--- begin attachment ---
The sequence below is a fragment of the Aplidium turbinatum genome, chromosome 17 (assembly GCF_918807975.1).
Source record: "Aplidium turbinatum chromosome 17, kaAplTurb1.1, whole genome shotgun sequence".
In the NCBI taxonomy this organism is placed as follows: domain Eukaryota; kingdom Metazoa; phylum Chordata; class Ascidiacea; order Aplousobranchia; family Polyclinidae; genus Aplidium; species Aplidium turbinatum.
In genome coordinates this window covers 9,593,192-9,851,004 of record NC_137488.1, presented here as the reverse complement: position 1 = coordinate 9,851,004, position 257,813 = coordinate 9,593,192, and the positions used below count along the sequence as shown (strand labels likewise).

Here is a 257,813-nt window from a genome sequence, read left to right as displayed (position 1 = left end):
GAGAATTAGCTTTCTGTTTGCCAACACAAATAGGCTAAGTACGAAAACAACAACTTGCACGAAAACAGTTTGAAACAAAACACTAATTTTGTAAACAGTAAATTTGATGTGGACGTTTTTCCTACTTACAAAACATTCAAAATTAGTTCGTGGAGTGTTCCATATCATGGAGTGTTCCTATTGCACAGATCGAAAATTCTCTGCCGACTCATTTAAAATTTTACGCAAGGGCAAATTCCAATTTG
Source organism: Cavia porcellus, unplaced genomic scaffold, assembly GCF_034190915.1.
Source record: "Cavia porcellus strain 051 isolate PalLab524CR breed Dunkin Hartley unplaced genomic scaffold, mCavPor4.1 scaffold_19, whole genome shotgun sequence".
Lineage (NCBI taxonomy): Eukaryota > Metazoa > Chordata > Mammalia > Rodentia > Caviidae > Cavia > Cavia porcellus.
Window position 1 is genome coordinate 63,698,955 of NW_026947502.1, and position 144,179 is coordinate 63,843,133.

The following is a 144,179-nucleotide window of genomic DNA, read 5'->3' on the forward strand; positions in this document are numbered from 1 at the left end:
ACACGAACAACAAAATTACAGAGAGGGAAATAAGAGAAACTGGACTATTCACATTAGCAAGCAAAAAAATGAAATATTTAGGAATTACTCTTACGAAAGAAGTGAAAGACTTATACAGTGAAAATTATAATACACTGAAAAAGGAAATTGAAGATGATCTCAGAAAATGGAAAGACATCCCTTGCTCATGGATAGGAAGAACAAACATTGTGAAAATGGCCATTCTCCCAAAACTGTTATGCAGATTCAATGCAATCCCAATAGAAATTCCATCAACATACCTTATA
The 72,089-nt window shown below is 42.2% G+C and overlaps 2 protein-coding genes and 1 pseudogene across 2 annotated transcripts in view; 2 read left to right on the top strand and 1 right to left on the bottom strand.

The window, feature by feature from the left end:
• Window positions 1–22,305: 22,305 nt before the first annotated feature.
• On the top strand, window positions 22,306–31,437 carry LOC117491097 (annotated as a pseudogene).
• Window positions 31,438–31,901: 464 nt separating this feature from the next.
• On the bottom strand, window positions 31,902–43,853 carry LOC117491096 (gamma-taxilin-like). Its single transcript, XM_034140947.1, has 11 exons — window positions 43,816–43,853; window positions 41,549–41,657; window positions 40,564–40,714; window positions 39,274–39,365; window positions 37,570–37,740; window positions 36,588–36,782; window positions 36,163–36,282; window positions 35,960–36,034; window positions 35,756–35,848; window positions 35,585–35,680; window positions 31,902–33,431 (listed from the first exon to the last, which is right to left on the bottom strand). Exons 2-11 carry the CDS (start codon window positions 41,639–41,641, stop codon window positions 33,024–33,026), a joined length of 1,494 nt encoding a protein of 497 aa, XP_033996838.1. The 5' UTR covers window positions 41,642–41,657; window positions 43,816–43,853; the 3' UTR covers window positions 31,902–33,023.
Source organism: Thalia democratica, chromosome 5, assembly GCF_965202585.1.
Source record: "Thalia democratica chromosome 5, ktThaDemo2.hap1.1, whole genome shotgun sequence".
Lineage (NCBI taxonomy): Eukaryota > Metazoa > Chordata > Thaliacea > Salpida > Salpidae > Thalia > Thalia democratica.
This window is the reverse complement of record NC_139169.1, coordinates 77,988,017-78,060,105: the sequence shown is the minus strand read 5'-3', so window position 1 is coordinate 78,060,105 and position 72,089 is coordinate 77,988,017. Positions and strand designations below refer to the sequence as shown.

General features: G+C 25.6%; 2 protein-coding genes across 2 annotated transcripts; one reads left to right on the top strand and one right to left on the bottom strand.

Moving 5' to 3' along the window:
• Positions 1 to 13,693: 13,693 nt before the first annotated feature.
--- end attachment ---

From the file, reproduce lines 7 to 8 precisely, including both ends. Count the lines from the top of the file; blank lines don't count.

Source organism: Cavia porcellus, unplaced genomic scaffold, assembly GCF_034190915.1.
Source record: "Cavia porcellus strain 051 isolate PalLab524CR breed Dunkin Hartley unplaced genomic scaffold, mCavPor4.1 scaffold_19, whole genome shotgun sequence".